It's (well past) time for the SF Giants to make this painfully obvious roster move

San Francisco Giants v St. Louis Cardinals
San Francisco Giants v St. Louis Cardinals / Scott Kane/GettyImages

SF Giants reliever Luke Jackson yielded three earned runs while recording just one out in a 5-4 win against the Chicago Cubs on Monday. The Giants were deploying a bullpen game, so they needed more out of Jackson. Unfortunately, that has been a common theme in 2024 and it is time for the Giants to move on from the veteran pitcher.

It's (well past) time for the SF Giants to make this painfully obvious roster move

The Giants originally signed Jackson to a two-year, $9.5 million pact before the 2023 season. This included a $7 million team option for 2025 with a $2 million buyout. The Giants will almost certainly decline the team option, thereby making him a free agent.

The buyout is an irrelevant cost. The Giants owe at least that amount to the right-handed hurler regardless of the decision they make. From a luxury tax standpoint, that amount has already been applied to his two guaranteed seasons with San Francisco. The buyout will impact actual accounting as that is a cash outflow but will have no impact on the luxury tax calculation for 2025.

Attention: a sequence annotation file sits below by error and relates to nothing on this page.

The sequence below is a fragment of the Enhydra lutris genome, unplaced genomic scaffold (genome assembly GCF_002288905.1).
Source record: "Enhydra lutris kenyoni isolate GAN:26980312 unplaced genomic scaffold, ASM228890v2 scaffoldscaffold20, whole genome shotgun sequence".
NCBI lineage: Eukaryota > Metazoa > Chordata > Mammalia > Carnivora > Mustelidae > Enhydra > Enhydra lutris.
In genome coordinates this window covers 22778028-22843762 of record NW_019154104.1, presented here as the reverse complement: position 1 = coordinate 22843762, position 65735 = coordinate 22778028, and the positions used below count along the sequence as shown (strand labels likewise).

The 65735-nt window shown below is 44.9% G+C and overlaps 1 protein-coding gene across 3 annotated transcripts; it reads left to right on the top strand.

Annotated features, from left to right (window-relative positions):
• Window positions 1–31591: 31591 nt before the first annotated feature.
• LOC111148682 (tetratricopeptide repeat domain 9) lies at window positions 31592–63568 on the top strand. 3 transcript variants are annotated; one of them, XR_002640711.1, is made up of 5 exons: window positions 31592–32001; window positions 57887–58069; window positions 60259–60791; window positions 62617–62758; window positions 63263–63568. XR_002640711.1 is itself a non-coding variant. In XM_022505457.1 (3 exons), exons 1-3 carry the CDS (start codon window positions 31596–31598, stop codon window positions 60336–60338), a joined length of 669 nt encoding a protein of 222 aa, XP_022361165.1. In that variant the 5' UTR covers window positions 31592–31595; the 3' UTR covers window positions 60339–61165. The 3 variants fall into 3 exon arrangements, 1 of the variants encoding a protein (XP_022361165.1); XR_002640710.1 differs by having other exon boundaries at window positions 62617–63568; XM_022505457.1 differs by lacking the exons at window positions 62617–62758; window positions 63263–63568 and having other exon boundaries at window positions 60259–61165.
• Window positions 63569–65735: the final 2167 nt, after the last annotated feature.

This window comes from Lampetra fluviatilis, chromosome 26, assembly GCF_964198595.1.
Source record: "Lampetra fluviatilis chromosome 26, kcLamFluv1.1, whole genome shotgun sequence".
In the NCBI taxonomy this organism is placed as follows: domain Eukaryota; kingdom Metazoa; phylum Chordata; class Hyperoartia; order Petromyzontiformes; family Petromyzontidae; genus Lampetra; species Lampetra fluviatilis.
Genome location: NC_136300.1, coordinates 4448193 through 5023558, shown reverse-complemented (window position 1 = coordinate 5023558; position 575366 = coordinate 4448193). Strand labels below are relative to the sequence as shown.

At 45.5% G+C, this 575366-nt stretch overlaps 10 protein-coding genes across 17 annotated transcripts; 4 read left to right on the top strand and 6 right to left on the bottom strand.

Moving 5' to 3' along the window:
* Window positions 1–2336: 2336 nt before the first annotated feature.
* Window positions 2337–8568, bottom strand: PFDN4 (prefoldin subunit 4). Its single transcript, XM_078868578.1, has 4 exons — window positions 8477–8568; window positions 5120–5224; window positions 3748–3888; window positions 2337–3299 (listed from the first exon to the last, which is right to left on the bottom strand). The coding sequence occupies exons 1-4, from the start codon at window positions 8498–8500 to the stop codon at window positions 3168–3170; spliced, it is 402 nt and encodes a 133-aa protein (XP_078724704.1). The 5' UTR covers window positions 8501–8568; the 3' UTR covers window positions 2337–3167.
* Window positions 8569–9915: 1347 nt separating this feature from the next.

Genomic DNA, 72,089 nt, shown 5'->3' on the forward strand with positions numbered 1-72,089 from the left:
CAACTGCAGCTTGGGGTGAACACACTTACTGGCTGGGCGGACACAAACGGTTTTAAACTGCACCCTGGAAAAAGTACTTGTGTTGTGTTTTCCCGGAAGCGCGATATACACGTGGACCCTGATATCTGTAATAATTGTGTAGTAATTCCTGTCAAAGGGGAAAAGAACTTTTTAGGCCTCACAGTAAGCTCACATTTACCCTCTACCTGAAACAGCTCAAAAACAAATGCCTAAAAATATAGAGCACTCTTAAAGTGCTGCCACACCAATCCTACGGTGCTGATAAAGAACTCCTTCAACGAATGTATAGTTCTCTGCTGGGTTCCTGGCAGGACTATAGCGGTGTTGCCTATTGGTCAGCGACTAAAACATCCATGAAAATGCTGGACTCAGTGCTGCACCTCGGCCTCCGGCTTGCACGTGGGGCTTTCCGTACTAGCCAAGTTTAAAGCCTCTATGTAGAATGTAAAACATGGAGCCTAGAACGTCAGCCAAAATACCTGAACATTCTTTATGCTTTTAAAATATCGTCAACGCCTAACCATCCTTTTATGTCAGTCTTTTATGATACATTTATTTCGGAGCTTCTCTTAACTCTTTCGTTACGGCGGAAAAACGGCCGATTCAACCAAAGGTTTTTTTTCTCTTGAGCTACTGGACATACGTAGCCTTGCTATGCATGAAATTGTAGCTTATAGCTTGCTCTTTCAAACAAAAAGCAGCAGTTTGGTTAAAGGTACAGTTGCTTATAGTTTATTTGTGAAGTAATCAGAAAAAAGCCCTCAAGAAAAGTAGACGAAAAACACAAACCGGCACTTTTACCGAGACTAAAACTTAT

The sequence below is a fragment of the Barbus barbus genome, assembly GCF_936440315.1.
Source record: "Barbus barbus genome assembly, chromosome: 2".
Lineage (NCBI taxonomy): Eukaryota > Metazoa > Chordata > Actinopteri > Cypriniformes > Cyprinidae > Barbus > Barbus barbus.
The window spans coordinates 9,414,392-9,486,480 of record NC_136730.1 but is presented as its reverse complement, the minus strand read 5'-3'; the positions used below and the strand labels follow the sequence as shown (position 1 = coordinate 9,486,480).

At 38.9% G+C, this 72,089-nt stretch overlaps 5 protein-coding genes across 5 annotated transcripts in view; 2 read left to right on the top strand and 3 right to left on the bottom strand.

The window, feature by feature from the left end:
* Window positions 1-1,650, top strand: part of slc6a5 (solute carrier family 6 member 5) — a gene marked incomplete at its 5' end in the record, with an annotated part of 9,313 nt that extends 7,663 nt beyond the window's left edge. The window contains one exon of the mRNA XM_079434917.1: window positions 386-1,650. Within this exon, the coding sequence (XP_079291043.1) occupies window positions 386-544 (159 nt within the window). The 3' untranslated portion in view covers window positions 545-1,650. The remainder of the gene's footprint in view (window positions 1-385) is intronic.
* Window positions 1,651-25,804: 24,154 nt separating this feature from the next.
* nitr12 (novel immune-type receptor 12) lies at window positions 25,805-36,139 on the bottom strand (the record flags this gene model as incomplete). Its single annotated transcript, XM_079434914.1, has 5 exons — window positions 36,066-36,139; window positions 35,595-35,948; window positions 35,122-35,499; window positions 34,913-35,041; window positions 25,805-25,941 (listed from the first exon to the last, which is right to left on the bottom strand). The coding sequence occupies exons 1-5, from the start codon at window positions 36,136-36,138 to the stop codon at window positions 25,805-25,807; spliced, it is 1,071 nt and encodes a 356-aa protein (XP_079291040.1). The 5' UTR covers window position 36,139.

When the Giants signed Jackson, he missed the entire 2022 season after undergoing Tommy John surgery. Before that, he was coming off of a strong 2021 season with the Atlanta Braves in which he registered a 1.98 ERA in 71 appearances while helping them win their first World Series title in 25 years.

San Francisco was hoping that they were getting a bargain with the 32-year-old hurler. He posted a 2.97 ERA in 33 outings last year, but it felt like much of that came in non-leverage spots. Jackson often came into the game when the team was already behind. The Giants needed a leverage reliever, but he has struggled badly in those spots.

The 2024 season has been even worse. Jackson has struggled to the tune of a 6.46 ERA, 4.34 FIP, 1.73 WHIP, 7.6 K/9, and a 1.54 SO/W ratio in 23.2 frames. Both his strikeout and walk rates are trending in the wrong direction.

And, it has been more of the same in terms of usage. Much of Jackson's work comes when the team is already behind, which is a sign that Giants manager Bob Melvin does not have any confidence in him when the game matters.

The non-leverage reliever role is probably the most replaceable spot on any roster. There is a good chance that many of the depth options in Triple-A like Cody Stashak would not represent an upgrade, but it would behoove the Giants to find out. Perhaps, they give a chance to someone who can stick with the club beyond this season.

In all fairness to Jackson, the bullpen struggles extend well beyond one pitcher. The Giants seemingly have a depth issue with few reliable options. However, continuing to ride out Jackson and hoping for better results feels like an exercise in futility. It is pretty clear that he will not be with San Francisco beyond this season. It is time to move on and try and find a better solution.